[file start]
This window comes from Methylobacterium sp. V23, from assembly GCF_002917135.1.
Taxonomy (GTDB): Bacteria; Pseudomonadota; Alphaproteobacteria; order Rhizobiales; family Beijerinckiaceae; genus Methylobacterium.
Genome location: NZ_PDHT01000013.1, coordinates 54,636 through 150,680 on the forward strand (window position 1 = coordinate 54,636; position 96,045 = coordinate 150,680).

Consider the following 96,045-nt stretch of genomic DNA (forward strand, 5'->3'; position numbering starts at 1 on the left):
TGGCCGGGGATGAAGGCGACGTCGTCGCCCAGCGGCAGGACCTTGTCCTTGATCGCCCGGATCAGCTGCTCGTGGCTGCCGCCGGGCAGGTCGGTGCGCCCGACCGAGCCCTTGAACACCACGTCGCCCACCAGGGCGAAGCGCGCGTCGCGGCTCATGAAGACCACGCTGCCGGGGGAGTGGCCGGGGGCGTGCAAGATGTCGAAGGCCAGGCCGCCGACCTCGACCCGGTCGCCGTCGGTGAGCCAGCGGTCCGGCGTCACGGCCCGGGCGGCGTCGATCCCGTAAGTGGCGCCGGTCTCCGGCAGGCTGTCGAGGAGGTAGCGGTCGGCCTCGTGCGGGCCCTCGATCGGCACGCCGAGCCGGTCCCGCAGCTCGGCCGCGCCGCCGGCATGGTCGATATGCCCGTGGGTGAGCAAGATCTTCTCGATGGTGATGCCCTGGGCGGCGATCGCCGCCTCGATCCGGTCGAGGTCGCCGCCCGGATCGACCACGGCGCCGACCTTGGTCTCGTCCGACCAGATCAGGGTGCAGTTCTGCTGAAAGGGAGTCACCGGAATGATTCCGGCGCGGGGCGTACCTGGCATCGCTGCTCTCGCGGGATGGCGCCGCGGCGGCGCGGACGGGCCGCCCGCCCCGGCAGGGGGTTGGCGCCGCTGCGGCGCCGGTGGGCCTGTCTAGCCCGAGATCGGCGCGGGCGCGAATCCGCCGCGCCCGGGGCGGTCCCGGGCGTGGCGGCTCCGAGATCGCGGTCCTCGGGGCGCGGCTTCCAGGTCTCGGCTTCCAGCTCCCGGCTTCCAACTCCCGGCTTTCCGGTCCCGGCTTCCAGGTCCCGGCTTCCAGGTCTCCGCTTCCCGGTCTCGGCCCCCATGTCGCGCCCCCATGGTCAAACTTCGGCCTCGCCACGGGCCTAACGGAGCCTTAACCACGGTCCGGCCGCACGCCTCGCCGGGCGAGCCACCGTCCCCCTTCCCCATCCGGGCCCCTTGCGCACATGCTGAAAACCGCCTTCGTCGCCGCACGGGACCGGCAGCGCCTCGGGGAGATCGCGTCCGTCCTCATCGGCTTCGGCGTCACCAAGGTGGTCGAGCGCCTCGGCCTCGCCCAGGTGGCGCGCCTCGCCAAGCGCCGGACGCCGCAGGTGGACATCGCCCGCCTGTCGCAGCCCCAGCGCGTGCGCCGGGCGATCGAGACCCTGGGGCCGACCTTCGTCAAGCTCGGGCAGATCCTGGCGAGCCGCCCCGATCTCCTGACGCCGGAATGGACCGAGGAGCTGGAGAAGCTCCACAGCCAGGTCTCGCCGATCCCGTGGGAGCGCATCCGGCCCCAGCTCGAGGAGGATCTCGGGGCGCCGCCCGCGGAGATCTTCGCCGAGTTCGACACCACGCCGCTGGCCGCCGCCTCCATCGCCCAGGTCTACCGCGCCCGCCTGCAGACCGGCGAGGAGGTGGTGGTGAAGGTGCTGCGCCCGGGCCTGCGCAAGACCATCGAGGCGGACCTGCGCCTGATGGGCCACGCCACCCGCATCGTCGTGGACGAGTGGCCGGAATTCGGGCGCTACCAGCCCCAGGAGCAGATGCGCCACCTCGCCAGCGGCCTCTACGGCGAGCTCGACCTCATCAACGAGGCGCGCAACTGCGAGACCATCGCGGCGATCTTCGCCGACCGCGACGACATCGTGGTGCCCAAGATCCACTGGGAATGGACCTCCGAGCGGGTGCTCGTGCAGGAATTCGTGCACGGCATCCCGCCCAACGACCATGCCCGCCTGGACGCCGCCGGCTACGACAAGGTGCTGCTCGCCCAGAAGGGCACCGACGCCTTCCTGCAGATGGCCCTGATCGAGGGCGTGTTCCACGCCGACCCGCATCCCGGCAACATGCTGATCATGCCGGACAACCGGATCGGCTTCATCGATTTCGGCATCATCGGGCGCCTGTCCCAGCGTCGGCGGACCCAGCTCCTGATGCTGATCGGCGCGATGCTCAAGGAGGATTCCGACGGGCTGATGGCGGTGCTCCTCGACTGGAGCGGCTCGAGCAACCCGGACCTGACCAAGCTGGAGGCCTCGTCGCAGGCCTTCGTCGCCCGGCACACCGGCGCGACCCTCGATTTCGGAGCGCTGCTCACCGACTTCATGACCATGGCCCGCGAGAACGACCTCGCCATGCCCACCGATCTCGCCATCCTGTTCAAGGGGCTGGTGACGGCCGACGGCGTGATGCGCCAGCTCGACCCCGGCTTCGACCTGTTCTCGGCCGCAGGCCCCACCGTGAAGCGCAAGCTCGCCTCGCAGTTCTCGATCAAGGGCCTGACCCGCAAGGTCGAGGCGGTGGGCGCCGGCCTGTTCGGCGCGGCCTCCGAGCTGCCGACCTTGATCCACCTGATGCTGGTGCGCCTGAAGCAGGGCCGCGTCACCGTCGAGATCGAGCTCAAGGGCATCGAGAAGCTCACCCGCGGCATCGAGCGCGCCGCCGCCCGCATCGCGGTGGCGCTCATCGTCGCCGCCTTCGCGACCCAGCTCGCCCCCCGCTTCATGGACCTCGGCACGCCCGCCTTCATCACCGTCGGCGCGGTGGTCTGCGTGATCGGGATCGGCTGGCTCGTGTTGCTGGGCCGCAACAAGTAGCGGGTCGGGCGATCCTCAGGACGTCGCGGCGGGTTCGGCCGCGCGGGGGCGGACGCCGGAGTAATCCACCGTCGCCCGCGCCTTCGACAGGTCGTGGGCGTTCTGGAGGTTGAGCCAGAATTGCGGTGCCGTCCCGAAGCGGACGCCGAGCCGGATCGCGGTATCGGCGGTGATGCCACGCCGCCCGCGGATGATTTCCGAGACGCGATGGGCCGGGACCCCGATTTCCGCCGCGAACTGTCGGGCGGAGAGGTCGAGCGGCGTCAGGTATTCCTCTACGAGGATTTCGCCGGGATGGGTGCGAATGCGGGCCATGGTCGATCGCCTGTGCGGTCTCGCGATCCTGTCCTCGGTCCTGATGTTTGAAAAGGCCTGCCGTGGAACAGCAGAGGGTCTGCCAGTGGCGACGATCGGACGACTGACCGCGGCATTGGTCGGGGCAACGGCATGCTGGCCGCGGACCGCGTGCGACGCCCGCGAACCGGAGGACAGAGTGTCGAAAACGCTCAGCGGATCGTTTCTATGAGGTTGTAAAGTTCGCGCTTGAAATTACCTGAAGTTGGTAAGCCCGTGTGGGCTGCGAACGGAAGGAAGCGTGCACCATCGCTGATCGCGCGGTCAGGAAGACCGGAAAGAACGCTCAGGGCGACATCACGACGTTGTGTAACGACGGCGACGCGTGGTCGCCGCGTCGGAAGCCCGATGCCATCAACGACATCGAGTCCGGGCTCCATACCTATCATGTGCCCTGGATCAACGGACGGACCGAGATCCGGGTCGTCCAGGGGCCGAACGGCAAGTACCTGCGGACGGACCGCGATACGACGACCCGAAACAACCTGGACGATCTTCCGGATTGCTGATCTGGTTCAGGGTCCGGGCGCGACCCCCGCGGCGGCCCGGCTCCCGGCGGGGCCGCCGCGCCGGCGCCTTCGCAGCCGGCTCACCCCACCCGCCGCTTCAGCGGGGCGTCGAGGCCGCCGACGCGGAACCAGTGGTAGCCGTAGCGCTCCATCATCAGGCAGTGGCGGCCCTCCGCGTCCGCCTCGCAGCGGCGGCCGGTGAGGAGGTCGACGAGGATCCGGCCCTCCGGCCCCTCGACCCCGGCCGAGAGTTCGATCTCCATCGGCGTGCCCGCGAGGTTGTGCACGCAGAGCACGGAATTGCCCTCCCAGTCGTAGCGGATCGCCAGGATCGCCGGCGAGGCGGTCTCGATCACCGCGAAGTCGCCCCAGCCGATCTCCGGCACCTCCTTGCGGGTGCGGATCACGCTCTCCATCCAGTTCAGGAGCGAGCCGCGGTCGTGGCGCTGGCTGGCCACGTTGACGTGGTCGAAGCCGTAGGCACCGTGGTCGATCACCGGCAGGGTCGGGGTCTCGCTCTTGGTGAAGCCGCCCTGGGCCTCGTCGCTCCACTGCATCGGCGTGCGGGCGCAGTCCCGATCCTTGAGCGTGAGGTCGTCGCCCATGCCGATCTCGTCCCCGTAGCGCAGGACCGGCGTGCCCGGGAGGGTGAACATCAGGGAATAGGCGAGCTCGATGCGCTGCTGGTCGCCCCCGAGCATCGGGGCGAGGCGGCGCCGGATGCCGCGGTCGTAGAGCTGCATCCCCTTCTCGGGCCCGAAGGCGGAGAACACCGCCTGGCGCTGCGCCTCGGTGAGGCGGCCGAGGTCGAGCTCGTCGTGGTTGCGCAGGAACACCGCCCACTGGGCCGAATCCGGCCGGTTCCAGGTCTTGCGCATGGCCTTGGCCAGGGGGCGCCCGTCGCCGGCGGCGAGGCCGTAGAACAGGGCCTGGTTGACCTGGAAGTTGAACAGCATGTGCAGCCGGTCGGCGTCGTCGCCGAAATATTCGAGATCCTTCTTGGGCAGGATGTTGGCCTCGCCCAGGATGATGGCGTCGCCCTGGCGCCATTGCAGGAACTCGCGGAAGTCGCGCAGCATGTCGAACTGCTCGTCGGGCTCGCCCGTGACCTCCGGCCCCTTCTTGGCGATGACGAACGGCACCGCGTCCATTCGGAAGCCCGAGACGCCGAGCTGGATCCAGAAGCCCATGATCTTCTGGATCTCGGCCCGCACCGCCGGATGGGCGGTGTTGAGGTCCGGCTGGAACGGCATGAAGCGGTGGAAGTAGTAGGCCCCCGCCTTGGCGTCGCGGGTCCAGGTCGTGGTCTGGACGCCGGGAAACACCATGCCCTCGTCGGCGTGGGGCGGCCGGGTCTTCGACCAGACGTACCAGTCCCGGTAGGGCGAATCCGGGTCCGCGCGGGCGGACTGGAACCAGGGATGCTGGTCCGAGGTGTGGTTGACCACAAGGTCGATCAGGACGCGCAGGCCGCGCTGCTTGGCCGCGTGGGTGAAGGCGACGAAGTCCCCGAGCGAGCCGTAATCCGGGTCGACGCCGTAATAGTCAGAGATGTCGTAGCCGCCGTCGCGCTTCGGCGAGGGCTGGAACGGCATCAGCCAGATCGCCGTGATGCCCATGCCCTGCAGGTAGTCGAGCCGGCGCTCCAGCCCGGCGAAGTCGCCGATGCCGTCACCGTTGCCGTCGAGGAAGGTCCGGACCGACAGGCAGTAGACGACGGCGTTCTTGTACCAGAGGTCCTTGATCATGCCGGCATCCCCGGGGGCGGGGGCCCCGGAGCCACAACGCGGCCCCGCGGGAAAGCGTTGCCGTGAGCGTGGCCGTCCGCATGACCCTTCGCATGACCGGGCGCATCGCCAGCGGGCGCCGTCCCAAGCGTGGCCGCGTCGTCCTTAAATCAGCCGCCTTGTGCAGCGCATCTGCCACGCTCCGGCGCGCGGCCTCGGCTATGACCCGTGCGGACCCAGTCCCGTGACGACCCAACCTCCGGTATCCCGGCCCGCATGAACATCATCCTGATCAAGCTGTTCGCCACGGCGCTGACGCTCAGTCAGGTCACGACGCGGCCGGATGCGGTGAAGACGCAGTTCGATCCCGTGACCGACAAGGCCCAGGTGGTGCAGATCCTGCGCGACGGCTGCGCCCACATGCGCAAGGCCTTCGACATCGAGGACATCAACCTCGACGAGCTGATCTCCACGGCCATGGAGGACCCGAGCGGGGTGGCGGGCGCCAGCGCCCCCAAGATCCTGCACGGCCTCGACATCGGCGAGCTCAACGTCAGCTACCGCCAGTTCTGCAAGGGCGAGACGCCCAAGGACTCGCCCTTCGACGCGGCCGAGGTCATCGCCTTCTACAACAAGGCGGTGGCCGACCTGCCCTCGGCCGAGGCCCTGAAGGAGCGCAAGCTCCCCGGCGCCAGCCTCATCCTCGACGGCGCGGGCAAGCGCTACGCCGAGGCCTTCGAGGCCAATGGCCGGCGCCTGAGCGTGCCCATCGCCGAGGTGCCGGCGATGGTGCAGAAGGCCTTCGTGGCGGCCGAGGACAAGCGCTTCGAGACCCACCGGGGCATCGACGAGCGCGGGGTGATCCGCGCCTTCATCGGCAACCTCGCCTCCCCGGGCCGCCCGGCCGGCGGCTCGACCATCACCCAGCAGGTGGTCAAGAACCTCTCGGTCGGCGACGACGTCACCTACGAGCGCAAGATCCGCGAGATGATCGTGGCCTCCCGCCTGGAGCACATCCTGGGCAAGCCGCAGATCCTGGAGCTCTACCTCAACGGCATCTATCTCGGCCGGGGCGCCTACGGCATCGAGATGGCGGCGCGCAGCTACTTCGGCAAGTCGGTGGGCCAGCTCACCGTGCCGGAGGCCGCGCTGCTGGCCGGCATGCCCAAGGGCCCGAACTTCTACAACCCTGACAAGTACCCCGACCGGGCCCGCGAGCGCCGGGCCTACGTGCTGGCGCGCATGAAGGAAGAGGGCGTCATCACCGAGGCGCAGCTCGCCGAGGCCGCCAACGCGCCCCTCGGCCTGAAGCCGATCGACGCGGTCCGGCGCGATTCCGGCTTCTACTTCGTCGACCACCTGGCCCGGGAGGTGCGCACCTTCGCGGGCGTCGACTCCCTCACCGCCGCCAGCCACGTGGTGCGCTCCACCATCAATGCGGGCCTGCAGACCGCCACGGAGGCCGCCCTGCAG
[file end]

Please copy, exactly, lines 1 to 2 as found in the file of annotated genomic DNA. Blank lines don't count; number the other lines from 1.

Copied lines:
This window comes from Methylobacterium sp. V23, from assembly GCF_002917135.1.
Taxonomy (GTDB): Bacteria; Pseudomonadota; Alphaproteobacteria; order Rhizobiales; family Beijerinckiaceae; genus Methylobacterium.